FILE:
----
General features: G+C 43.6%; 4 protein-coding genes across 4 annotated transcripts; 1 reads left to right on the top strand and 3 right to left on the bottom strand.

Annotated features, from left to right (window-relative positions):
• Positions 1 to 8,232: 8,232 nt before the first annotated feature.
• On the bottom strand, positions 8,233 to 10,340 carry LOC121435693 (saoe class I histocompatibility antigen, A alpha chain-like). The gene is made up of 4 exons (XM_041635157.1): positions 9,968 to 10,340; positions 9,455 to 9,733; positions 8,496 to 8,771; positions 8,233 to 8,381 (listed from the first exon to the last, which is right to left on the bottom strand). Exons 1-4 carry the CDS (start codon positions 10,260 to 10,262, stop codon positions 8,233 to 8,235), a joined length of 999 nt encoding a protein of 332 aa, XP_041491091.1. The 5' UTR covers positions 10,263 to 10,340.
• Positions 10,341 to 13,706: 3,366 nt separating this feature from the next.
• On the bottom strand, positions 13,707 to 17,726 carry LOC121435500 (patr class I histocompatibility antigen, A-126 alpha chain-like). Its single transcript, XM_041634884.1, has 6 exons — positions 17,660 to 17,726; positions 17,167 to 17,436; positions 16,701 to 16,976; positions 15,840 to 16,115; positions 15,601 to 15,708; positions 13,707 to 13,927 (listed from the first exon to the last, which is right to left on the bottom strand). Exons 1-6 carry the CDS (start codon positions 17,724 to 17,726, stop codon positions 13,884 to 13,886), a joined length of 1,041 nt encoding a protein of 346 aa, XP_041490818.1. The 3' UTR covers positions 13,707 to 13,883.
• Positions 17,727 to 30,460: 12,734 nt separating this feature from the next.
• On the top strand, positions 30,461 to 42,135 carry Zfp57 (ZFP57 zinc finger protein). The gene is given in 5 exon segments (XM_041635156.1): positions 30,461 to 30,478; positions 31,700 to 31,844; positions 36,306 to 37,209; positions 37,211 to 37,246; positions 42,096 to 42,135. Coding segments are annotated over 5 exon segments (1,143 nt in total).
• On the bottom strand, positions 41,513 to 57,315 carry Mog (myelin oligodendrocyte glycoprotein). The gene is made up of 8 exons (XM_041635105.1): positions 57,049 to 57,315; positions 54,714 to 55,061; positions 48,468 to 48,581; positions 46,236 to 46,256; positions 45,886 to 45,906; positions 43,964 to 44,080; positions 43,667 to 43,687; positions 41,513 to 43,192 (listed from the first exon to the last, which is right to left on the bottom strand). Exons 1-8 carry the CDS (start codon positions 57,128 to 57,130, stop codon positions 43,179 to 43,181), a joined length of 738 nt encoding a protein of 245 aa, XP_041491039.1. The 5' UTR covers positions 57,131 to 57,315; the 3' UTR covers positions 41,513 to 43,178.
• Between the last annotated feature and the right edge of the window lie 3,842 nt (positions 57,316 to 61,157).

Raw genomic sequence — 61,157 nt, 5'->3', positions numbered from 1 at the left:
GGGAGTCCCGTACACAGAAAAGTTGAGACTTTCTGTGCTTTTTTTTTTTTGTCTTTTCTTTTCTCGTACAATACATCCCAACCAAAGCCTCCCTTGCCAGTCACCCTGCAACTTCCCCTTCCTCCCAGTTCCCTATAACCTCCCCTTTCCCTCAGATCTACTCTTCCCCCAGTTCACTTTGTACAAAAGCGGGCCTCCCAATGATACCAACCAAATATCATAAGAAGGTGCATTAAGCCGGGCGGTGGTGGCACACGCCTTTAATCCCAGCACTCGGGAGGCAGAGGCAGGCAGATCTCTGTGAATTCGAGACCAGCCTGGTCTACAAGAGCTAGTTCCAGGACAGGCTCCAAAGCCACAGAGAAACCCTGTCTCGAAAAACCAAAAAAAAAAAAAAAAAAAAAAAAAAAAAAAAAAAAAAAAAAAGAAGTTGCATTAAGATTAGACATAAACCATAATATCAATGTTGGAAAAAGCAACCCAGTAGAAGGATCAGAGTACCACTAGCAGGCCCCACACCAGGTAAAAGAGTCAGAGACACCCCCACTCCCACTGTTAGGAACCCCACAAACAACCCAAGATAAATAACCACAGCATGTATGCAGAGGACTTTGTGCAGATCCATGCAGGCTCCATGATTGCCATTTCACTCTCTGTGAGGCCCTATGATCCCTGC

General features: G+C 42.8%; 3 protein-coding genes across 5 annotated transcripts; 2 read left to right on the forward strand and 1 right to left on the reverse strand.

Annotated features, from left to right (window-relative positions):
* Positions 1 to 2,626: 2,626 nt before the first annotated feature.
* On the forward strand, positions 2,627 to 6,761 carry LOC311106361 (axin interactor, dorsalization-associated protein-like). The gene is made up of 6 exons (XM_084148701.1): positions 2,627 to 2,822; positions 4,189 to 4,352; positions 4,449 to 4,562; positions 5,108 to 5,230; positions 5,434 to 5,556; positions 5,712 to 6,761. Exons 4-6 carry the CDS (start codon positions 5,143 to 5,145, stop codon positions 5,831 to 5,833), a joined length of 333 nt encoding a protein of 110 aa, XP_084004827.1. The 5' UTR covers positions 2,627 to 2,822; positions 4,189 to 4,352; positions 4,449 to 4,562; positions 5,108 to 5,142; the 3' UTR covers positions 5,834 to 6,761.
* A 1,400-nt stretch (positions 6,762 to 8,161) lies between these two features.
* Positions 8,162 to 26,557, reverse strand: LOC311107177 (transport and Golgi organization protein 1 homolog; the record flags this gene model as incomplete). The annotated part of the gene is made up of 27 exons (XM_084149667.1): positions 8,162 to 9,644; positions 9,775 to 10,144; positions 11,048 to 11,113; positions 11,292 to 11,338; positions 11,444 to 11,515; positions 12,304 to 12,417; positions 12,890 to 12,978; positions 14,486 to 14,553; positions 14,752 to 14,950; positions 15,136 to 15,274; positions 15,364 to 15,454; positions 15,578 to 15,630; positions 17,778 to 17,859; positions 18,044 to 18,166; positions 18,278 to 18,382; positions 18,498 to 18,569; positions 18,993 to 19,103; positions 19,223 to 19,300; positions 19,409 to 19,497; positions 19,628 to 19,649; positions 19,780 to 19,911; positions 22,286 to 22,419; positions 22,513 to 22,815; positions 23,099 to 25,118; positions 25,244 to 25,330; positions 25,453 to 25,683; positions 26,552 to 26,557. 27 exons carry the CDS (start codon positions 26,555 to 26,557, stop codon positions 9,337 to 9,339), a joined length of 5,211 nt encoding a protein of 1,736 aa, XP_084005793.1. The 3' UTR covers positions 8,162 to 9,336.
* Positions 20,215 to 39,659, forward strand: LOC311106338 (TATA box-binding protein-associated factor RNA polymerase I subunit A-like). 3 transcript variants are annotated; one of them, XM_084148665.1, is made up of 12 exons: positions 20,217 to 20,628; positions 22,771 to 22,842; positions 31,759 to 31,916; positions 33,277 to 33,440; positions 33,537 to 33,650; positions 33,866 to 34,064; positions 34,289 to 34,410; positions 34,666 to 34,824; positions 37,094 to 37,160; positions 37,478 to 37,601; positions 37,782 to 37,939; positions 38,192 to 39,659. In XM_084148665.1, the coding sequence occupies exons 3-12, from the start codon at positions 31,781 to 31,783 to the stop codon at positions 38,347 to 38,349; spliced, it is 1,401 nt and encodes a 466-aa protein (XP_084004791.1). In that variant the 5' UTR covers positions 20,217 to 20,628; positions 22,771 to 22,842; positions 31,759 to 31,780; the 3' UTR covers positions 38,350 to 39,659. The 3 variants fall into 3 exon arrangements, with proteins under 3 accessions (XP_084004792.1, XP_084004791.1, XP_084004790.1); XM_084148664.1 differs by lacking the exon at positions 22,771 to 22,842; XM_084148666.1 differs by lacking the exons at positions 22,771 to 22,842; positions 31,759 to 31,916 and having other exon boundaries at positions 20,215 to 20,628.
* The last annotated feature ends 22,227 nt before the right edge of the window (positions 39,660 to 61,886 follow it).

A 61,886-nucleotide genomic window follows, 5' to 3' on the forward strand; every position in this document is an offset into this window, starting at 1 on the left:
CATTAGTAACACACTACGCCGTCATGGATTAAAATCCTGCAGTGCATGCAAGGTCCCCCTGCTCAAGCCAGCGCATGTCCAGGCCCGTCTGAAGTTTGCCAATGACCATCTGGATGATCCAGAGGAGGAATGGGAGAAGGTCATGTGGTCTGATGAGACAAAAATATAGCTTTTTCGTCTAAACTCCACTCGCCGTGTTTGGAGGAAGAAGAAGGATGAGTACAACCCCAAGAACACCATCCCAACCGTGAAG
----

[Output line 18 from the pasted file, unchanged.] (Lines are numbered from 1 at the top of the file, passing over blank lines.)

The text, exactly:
* Positions 8,162 to 26,557, reverse strand: LOC311107177 (transport and Golgi organization protein 1 homolog; the record flags this gene model as incomplete). The annotated part of the gene is made up of 27 exons (XM_084149667.1): positions 8,162 to 9,644; positions 9,775 to 10,144; positions 11,048 to 11,113; positions 11,292 to 11,338; positions 11,444 to 11,515; positions 12,304 to 12,417; positions 12,890 to 12,978; positions 14,486 to 14,553; positions 14,752 to 14,950; positions 15,136 to 15,274; positions 15,364 to 15,454; positions 15,578 to 15,630; positions 17,778 to 17,859; positions 18,044 to 18,166; positions 18,278 to 18,382; positions 18,498 to 18,569; positions 18,993 to 19,103; positions 19,223 to 19,300; positions 19,409 to 19,497; positions 19,628 to 19,649; positions 19,780 to 19,911; positions 22,286 to 22,419; positions 22,513 to 22,815; positions 23,099 to 25,118; positions 25,244 to 25,330; positions 25,453 to 25,683; positions 26,552 to 26,557. 27 exons carry the CDS (start codon positions 26,555 to 26,557, stop codon positions 9,337 to 9,339), a joined length of 5,211 nt encoding a protein of 1,736 aa, XP_084005793.1. The 3' UTR covers positions 8,162 to 9,336.